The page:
Show Me the Money!

Asking for money can be so awkward, right? But I shouldn’t feel weird about since I worked in retail for nearly ten years. I routinely asked people to whip out their credit card to pay for their purchases without flinching.

But when it came to asking people for money as a teacher, I just couldn’t bring myself to do it. I feared if I asked, no one would give me their hard-earned cash, and I would end up looking like a fool. So instead, I dug into my own pockets to shell out cash for books and supplies.

But this summer, I decided I wanted to teach a new book, Just Mercy by Bryan Stevenson, with my juniors. The problem was it only was available in hardback and cost about $16 per copy. I knew I couldn’t ask my students to cough up $16 for a book.

So I decided to go out on a limb and ask people for money, $629.87 to be exact.

I created a project. It took less than an hour and was relatively easy. I simply found the books on Amazon and described my classroom, school, and purpose of the project. With just a few clicks, I was ready to ask people for money!

I linked my project to my social media accounts and texted a link to my friends and family. Within a few hours, 50% of my project was funded. I was thrilled!

A few days later, I reposted my project and received a few more dollars. I felt very optimistic about asking people for money, contrary to my initial hesitations.

Then something magical happened. I logged on to check my project during a special day when the Bill and Melinda Gates Foundation was supersizing donations. Suddenly, my project was funded! Hooray! My students would receive their books!

I looked at the names of my contributors and noticed a name I didn’t recognize. Sylvia from Scottsdale made a donation with a note, “Readers are Leaders. Best of luck.” A complete stranger gave me enough money to complete my project for my students. Wow!

When I shared the news with my students, they started clapping. Let me remind you, I teach high school juniors. High school juniors clapped when they heard we were receiving books. Not a typical response in my experience. I was blown away at their reaction. But more so, I was astonished by the generosity of others.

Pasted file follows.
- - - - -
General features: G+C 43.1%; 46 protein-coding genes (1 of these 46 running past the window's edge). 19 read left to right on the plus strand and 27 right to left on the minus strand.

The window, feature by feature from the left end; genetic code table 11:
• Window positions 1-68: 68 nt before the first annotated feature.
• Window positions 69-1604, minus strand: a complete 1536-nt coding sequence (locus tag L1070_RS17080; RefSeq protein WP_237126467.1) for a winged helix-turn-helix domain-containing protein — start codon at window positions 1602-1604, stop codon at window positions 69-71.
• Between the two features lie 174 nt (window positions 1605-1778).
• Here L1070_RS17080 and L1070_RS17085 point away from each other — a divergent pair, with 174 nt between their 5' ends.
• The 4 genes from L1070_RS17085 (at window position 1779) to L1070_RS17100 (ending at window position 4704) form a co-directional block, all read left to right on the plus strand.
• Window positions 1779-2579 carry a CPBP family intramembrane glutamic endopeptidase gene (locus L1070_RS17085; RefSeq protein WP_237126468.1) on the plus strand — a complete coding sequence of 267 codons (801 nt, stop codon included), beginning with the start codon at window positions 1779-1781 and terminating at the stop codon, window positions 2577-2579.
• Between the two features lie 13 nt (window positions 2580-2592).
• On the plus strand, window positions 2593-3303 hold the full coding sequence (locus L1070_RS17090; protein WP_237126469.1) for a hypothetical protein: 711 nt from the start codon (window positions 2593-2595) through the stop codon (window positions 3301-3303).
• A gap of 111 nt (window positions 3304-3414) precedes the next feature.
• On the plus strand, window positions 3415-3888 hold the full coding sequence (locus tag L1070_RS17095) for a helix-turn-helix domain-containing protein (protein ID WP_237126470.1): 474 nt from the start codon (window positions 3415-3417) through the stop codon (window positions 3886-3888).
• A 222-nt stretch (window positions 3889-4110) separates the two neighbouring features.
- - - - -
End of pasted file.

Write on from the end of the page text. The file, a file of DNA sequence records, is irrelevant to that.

I wish I had done this years ago. I can’t imagine all the amazing resources I could be using by simply asking people for money. I learned that people do want to help. They just need to be asked.

Do you have something you would love to use with your kiddos? Something that would positively impact their learning? Just ask! There are ways to fund your classrooms with websites such as or by creating an Amazon wish list.

Take the plunge. Ask for the money! You may be surprised who chips in a few bucks.

On a side note, we started reading the books from our project this week. I don’t know if it’s the content of the book or the fact that we are reading something “special” that Mrs. Clark procured, but the kids are completely engaged. Maybe it’s both. Either way, I am thrilled to see my students reading and thinking! Readers are leaders. 


Leah Clark

Leah Clark

Phoenix, Arizona

I joined the teaching profession after spending several years in luxury retail. While the free clothes and handbags were definite job perks, I felt burned out and tired of long hours, weekends and holidays. So, I went back to school to become a teacher and have never looked back. I love my job!
My teaching philosophy is simple: Do what’s best for kids. While it’s not eloquent, this humble phrase directs every decision I make about teaching and students. As a Language Arts teacher at a central Phoenix high school, it’s my honor and passion to create opportunities for students to communicate, collaborate, create and connect with one another and the world around them.
When I am not grading a stack of essays, planning a new lesson, or chaperoning a school dance, I love riding my yellow Huffy bicycle around town, sampling a new restaurant, and traveling to Flagstaff with my husband.

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